I want you to take an interest in improving your skills. I want you to read this supplement cover to cover. I want you to spend time and money becoming more competitive, and I want you to do this because I want our industry to continue to lead the world.
I accept that making the effort to become more skilled is not the most exciting thing to do. There are no new typefaces to consider, no wonderful images to design, no illuminating strategies. The time spent becoming better skilled will feel more akin to doing the housekeeping than facing the challenge of a new brief.
While there is no doubt that being more skilled is a jolly good thing to be, the whole subject comes across as worthy, well intended and, to some extent, a little out of date.
Say the word ‘skills’ to yourself and your brain’s thesaurus automatically generates words like artisan, crafts, trade, worker, apprentice – comforting words that suggest an ability to produce honest things in a recessionary world. No bad thing, but more akin to the fading world of art-worker and draughtsman, than the present reality of brand strategist and design manager.
Nonetheless, putting skills on your agenda will prove essential to your survival.
There are two reasons for this: first, the only way to work on more interesting (and better-paid) design projects is to be sharper than your competition; and second, if you don’t continuously improve your skills, then your consultancy (and your job) probably won’t exist in the future – your rivals will have taken it.
Today, ‘competitors’ largely means other UK design consultancies. Little wonder, since we probably have the best design industry in the world; the global design brands are nearly all British, our reputation is respected around the world and our work is vibrant and profitable – for us, and our clients.
The reach and the impact of UK designers are extraordinary; from icons like the iPod to an industry that exported £11.6bn in turnover, at the Design Council’s last count. There’s something in Britain’s water that will always ensure that the likes of Apple’s Jonathan Ive thrive, but there’s also something happening in Beijing and Mumbai that is dead set on ensuring that those cities get a slice of that action.
Girish Wagh, Nikhil Jadhav and Siva Aittili are not yet as well known as Ive, Tom Dixon and Ian Callum. But the engineer and two Indian-trained industrial designers work for Tata, which owns Jaguar Land Rover, and they’ve designed a small car called the Nano. It’s being built in India, will be for sale for a little more than £1000 and, at that price, there’ll be quite a lot of them, quite soon.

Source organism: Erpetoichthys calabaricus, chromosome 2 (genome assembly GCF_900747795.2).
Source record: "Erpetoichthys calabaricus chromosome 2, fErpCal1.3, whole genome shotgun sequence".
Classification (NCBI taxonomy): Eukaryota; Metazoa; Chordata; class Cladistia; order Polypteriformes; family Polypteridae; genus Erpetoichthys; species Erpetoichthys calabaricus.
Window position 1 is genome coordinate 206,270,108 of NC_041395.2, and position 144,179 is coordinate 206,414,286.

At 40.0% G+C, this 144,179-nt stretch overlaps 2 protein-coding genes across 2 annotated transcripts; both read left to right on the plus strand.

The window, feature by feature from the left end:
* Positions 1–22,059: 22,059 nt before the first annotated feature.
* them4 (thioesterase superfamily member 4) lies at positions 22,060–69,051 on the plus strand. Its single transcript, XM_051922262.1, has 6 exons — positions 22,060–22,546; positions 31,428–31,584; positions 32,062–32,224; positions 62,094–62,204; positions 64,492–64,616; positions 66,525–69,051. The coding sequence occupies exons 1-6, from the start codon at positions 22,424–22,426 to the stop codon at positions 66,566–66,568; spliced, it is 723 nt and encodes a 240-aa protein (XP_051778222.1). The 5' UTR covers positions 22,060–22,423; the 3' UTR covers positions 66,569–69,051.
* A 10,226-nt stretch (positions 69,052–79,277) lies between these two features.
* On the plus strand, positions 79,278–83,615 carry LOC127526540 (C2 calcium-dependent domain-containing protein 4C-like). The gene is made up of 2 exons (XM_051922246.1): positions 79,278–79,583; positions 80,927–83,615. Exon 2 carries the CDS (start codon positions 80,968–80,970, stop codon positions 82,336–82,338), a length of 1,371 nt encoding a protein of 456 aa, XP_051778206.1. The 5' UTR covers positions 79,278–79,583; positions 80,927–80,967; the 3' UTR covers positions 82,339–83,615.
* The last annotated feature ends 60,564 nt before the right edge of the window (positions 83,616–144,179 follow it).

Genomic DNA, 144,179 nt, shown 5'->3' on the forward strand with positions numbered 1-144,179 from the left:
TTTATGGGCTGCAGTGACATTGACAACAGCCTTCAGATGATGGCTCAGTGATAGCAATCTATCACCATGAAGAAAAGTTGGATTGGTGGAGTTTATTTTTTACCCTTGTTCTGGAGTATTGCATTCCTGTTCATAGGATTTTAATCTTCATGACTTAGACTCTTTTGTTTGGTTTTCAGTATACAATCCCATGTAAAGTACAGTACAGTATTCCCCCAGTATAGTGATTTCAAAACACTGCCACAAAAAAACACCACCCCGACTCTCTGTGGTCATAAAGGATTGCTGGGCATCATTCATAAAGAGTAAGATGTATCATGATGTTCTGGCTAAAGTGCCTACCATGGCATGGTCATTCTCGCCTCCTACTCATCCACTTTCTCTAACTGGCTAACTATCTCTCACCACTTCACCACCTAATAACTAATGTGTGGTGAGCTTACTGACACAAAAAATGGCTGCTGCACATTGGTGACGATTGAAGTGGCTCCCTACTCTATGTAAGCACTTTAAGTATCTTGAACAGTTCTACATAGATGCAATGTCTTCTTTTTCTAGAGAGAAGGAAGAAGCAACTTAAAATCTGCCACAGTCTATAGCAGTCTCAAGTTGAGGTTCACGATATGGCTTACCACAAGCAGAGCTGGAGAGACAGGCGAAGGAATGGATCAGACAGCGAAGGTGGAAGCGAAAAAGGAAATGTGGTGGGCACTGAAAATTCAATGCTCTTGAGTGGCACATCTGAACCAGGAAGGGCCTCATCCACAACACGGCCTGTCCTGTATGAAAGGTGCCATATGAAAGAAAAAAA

Have our new competitors Wagh, Jadhav and Aittili produced something comparable to Callum’s work at Aston Martin and Jaguar? No, but bearing in mind that Jadhav and Aittili were only 25 years old when the project started, it’s hardly surprising, and it’s an impressive first effort.
Today, the Nano’s design ethic is simply about being basic (and being built by workers who only earn £3800 a year). However, fast forward and view the same object with a different propulsion system, cleverer ideas and smarter materials, and the shift from just being incredibly cheap to being cheap and seminal is easy to imagine.
Nor would you regard the Nano car as beautiful. Cheerful, perhaps, but beautiful, no. But then who’s to say that current consumer aesthetics, which are dominated by Western taste, will stay that way? As economic power shifts East, so probably might the world’s notion of beauty, and with that comes the threat that a significant slice of our UK design industry will follow.
Consider some of the facts. China has an estimated 1400 design schools feeding more than 50 000 communication agencies, and India is proudly positioning the label ‘Designed in India’ as a marque of quality. Meanwhile, UK colleges are educating increasing numbers of overseas students – the figure grew by 32 per cent between 2002 and 2004 alone. How soon before the Design Week Top 100 includes Indian and Chinese consultancies, alongside those of British origin that have become Indian- and Chinese-owned? My guess is within the next five years.
This is not a xenophobic perspective. In fact, training overseas designers in ‘British’ design is a huge part of our revenue stream and reputation-building. Nevertheless, being aware of new global competitors, as well as long-standing local ones, will ensure that we learn from the lessons of the past.
UK design is not a nostalgic idea, and does not revolve around the 1966 World Cup football team, a once great car industry or inventions sold cheaply. Instead, we are a relevant and contemporary industry that is delivering enjoyment and benefit to ourselves and to UK plc, and, as long as we invest in the skills of our workforce, we shall continue to do so.
So, I urge you to read this publication, think about its messages, how to apply them to your working life and how to stay ahead of the game.
David Worthington is chairman of Media Square’s Design Division and vice-chairman of the UK Design Skills Alliance